Cipher (n.) A private alphabet, system of characters, or other mode of writing, contrived for the safe transmission of secrets; also, a writing in such characters.

Cipher (a.) Of the nature of a cipher; of no weight or influence.

Cipher (v. i.) To use figures in a mathematical process; to do sums in arithmetic.

Cipher (v. t.) To write in occult characters.

Cipher (v. t.) To get by ciphering; as, to cipher out the answer.

Cipher (v. t.) To decipher.

Cipher (v. t.) To designate by characters.

Circle (n.) A round body; a sphere; an orb.

Clause (n.) A separate portion of a written paper, paragraph, or sentence; an article, stipulation, or proviso, in a legal document.

Climax (v. i.) A figure in which the parts of a sentence or paragraph are so arranged that each succeeding one rises above its predecessor in impressiveness.

Cloaca (n.) The common chamber into which the intestinal, urinary, and generative canals discharge in birds, reptiles, amphibians, and many fishes.

Cogent (p. a.) Compelling, in a physical sense; powerful.

Cohosh (n.) A perennial American herb (Caulophyllum thalictroides), whose rootstock is used in medicine; -- also called pappoose root. The name is sometimes also given to the Cimicifuga racemosa, and to two species of Actaea, plants of the Crowfoot family.

Collar (n.) A ringlike part of a mollusk in connection with esophagus.

Collie (n.) The Scotch shepherd dog. There are two breeds, the rough-haired and smooth-haired. It is remarkable for its intelligence, displayed especially in caring for flocks.

Compel (v. t.) To drive or urge with force, or irresistibly; to force; to constrain; to oblige; to necessitate, either by physical or moral force.

Condor (n.) A very large bird of the Vulture family (Sarcorhamphus gryphus), found in the most elevated parts of the Andes.

Convex (a.) Rising or swelling into a spherical or rounded form; regularly protuberant or bulging; -- said of a spherical surface or curved

Corona (n.) A circle, usually colored, seen in peculiar states of the atmosphere around and close to a luminous body, as the sun or moon.

Corona (n.) A peculiar phase of the aurora borealis, formed by the concentration or convergence of luminous beams around the point in the heavens indicated by the direction of the dipping needle.

Crasis (n.) A contraction of two vowels (as the final and initial vowels of united words) into one long vowel, or into a diphthong; synaeresis; as, cogo for coago.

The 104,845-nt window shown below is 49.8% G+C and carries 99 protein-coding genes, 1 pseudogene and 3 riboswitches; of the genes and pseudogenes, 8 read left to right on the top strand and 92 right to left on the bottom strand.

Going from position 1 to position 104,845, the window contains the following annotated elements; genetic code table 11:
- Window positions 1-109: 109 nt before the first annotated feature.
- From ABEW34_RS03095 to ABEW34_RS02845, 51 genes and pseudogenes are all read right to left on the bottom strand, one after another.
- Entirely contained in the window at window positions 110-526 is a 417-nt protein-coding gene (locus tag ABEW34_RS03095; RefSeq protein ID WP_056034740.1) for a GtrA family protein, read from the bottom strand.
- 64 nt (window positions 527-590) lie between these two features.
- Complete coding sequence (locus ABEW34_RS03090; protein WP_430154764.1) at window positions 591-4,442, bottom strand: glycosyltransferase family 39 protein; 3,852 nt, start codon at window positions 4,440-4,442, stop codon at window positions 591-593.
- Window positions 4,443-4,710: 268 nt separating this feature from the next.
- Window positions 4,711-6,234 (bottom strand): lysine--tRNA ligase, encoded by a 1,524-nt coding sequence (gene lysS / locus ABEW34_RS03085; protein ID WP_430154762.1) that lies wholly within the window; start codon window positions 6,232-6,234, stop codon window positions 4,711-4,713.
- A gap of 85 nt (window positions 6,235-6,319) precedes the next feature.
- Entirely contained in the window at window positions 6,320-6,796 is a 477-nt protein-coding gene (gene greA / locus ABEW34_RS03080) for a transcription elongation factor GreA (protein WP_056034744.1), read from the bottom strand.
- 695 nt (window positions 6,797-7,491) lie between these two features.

Crater (n.) A constellation of the southen hemisphere; -- called also the Cup.

Crenel (n.) An embrasure or indentation in a battlement; a loophole in a fortress; an indentation; a notch. See Merlon, and Illust. of Battlement.

Cresol (n.) Any one of three metameric substances, CH3.C6H4.OH, homologous with and resembling phenol. They are obtained from coal tar and wood tar, and are colorless, oily liquids or solids. [Called also cresylic acid.]

Croton (n.) A genus of euphorbiaceous plants belonging to tropical countries.

Cupola (n.) A roof having a rounded form, hemispherical or nearly so; also, a ceiling having the same form. When on a large scale it is usually called dome.

Cygnus (n.) A constellation of the northern hemisphere east of, or following, Lyra; the Swan.

Cymene (n.) A colorless, liquid, combustible hydrocarbon, CH3.C6H4.C3H7, of pleasant odor, obtained from oil of cumin, oil of caraway, carvacrol, camphor, etc.; -- called also paracymene, and formerly camphogen.

Cypher (n. & v.) See Cipher.

Cytoid (a.) Cell-like; -- applied to the corpuscles of lymph, blood, chyle, etc.

Daniel (n.) A Hebrew prophet distinguished for sagacity and ripeness of judgment in youth; hence, a sagacious and upright judge.

Daphne (n.) A genus of diminutive Shrubs, mostly evergreen, and with fragrant blossoms.

Daphne (n.) A nymph of Diana, fabled to have been changed into a laurel tree.

Davyne (n.) A variety of nephelite from Vesuvius.

Dayfly (n.) A neuropterous insect of the genus Ephemera and related genera, of many species, and inhabiting fresh water in the larval state; the ephemeral fly; -- so called because it commonly lives but one day in the winged or adult state. See Ephemeral fly, under Ephemeral.

Defect (n.) Failing; fault; imperfection, whether physical or moral; blemish; as, a defect in the ear or eye; a defect in timber or iron; a defect of memory or judgment.

Defend (v. t.) To repel danger or harm from; to protect; to secure against; attack; to maintain against force or argument; to uphold; to guard; as, to defend a town; to defend a cause; to defend character; to defend the absent; -- sometimes followed by from or against; as, to defend one's self from, or against, one's enemies.

Define (v. t.) To determine the precise signification of; to fix the meaning of; to describe accurately; to explain; to expound or interpret; as, to define a word, a phrase, or a scientific term.

Desman (n.) An amphibious, insectivorous mammal found in Russia (Myogale moschata). It is allied to the moles, but is called muskrat by some English writers.

Digram (n.) A digraph.

Dimera (n. pl.) A division of the Hemiptera, including the aphids.

Dipnoi (n. pl.) A group of ganoid fishes, including the living genera Ceratodus and Lepidosiren, which present the closest approximation to the Amphibia. The air bladder acts as a lung, and the nostrils open inside the mouth. See Ceratodus, and Illustration in Appendix.

Dipyre (n.) A mineral of the scapolite group; -- so called from the double effect of fire upon it, in fusing it, and rendering it phosphorescent.